The European Commission today proposed new rules for the taxation of digital business activities in the EU.
As noted in an EC release, digital businesses—including social media companies, collaborative platforms, and online content providers—have contributed to economic growth in the EU. Current tax rules, however, were not designed to consider companies that are global, virtual or have little or no physical presence. Hence, two legislative proposals are being put forward to provide for “fairer taxation of digital activities” in the EU:
Read a March 2018 report prepared by KPMG’s EU Tax Centre
This proposal would enable EU Member States to tax profits that are generated in their territory, even if a company does not have a physical presence within the country. The new rules would aim for online businesses to contribute to public finances at the same level as traditional brick-and-mortar companies. Under the proposal, a digital platform would be deemed to have a taxable “digital presence” or a virtual permanent establishment in an EU Member State if it satisfies one of the following criteria:
The new rules also would affect how profits are allocated to EU Member States to better reflect how companies can create value online (for example, depending on where the user is based at the time of consumption).
As the EC release explains, the new system would provide “a real link” between where digital profits are made and where they are taxed, and the measure could eventually be integrated into the scope of the Common Consolidated Corporate Tax Base (CCCTB) (the EC’s proposed initiative for allocating profits of large multinational groups to reflect where the value is created).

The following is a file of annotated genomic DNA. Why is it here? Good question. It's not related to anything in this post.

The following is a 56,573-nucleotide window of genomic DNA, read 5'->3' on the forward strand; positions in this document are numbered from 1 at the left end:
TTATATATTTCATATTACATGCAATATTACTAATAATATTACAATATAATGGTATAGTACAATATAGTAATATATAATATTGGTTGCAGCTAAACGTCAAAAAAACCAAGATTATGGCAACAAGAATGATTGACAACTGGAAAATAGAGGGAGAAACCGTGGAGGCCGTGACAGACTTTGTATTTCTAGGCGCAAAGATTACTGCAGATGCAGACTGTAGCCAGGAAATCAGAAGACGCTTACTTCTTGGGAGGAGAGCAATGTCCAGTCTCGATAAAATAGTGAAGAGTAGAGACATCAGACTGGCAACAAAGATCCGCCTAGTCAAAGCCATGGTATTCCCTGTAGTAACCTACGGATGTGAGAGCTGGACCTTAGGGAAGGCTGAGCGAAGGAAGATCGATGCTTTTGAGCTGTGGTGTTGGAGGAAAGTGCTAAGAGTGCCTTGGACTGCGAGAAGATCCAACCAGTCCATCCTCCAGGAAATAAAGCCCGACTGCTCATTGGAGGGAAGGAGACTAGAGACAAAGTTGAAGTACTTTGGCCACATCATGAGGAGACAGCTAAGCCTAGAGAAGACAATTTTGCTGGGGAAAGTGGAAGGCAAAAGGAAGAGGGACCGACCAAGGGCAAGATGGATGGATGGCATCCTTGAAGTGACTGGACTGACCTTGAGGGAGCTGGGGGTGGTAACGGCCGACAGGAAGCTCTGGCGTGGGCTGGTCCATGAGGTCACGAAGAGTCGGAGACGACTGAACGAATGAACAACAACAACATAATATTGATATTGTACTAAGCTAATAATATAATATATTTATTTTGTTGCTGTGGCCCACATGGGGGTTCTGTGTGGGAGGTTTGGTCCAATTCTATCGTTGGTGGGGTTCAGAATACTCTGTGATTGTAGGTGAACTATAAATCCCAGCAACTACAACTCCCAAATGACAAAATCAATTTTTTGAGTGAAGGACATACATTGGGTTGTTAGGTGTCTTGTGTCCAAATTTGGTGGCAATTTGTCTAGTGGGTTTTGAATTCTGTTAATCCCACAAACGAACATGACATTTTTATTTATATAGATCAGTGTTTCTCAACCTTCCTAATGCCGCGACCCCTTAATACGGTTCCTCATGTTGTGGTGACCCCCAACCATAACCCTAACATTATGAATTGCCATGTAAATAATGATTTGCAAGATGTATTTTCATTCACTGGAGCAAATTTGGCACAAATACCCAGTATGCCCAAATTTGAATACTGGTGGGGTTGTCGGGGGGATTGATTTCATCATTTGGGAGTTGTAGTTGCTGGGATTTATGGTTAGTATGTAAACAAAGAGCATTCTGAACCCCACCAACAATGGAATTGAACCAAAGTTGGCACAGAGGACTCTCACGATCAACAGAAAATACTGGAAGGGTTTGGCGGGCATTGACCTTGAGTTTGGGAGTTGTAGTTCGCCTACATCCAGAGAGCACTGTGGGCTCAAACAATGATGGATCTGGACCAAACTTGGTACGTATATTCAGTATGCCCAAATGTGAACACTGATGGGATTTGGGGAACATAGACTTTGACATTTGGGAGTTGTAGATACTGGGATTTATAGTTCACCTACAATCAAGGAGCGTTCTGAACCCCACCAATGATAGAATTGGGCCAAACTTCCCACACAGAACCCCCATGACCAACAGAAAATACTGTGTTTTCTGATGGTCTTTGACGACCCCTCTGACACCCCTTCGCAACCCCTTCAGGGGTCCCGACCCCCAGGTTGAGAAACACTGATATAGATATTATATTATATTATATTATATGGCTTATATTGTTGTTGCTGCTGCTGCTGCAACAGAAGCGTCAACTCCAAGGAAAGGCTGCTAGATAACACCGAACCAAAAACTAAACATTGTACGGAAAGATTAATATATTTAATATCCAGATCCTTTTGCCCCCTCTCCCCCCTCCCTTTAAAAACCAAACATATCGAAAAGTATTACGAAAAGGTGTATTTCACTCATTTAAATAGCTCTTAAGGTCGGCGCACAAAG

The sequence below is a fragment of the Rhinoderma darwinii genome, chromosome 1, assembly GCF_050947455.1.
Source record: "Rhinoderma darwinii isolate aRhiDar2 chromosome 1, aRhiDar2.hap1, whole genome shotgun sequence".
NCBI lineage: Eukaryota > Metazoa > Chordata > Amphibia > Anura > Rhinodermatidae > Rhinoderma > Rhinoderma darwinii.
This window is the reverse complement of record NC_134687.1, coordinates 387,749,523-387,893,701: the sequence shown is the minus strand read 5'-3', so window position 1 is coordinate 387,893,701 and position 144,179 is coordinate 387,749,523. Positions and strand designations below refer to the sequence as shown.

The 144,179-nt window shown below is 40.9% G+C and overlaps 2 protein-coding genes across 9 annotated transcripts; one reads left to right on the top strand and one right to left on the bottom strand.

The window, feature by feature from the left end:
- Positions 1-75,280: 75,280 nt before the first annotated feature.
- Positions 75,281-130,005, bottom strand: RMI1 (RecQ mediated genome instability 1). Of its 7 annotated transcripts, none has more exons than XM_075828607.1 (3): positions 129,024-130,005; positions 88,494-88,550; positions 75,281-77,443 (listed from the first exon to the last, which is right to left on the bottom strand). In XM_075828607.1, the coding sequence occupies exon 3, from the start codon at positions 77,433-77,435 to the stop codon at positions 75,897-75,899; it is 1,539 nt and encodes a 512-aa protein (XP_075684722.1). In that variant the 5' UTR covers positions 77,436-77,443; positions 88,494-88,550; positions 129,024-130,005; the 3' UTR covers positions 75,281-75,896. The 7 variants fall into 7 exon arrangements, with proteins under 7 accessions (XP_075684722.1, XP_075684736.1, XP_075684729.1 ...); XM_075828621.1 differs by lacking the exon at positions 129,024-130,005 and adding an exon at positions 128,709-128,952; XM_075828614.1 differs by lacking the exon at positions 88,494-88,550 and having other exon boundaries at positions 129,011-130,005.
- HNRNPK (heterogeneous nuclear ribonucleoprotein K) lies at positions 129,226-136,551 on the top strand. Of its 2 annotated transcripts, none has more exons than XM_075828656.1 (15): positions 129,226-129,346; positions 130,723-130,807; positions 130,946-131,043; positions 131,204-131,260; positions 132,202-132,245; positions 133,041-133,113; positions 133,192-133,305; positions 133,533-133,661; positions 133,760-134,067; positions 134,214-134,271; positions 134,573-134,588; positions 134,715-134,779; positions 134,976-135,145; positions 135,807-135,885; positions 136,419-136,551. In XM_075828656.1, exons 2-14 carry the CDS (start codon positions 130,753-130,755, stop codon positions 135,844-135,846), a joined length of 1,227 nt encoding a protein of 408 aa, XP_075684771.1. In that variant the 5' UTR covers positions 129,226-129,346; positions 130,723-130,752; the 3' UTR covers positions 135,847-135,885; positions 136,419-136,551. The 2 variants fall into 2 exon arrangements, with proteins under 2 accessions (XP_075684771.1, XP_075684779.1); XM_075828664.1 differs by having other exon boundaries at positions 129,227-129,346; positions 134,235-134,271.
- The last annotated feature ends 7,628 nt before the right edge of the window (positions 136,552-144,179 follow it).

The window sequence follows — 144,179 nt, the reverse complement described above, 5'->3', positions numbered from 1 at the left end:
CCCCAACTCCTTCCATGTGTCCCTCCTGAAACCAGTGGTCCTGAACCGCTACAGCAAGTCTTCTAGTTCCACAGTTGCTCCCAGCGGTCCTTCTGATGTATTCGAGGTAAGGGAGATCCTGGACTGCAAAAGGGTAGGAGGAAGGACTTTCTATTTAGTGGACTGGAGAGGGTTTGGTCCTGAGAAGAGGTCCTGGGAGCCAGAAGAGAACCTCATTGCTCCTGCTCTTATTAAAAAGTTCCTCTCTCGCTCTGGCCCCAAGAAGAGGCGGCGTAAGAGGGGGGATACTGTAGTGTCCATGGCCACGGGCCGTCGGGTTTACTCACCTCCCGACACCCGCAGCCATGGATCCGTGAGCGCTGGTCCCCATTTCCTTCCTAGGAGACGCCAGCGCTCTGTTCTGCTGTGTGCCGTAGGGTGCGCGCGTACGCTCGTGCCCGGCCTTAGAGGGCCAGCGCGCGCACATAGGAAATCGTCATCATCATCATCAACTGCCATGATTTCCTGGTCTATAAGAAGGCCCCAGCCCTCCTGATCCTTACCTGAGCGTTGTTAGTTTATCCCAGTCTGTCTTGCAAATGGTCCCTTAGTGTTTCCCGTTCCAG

The proposed interim tax would provide that activities that are currently not “effectively taxed” would begin to generate immediate revenues for EU Member States. This could help avoid unilateral measures to tax digital activities in certain EU Member States and avoid a patchwork of national responses. This indirect tax would apply to revenues created from certain digital activities that currently escape tax. This system would apply only as an interim measure, until the comprehensive reform would be implemented. There would be mechanisms to alleviate the possibility of double taxation.
The interim tax would apply to revenues created from certain activities such as revenues:
Tax revenues would be collected by the EU Member States where the users are located, and would only apply to companies with total annual worldwide revenues of €750 million and EU revenues of €50 million.
The legislative proposals will be submitted to the Council for adoption and to the European Parliament for consultation.
Read a March 2018 report prepared by the KPMG member firm in Belgium
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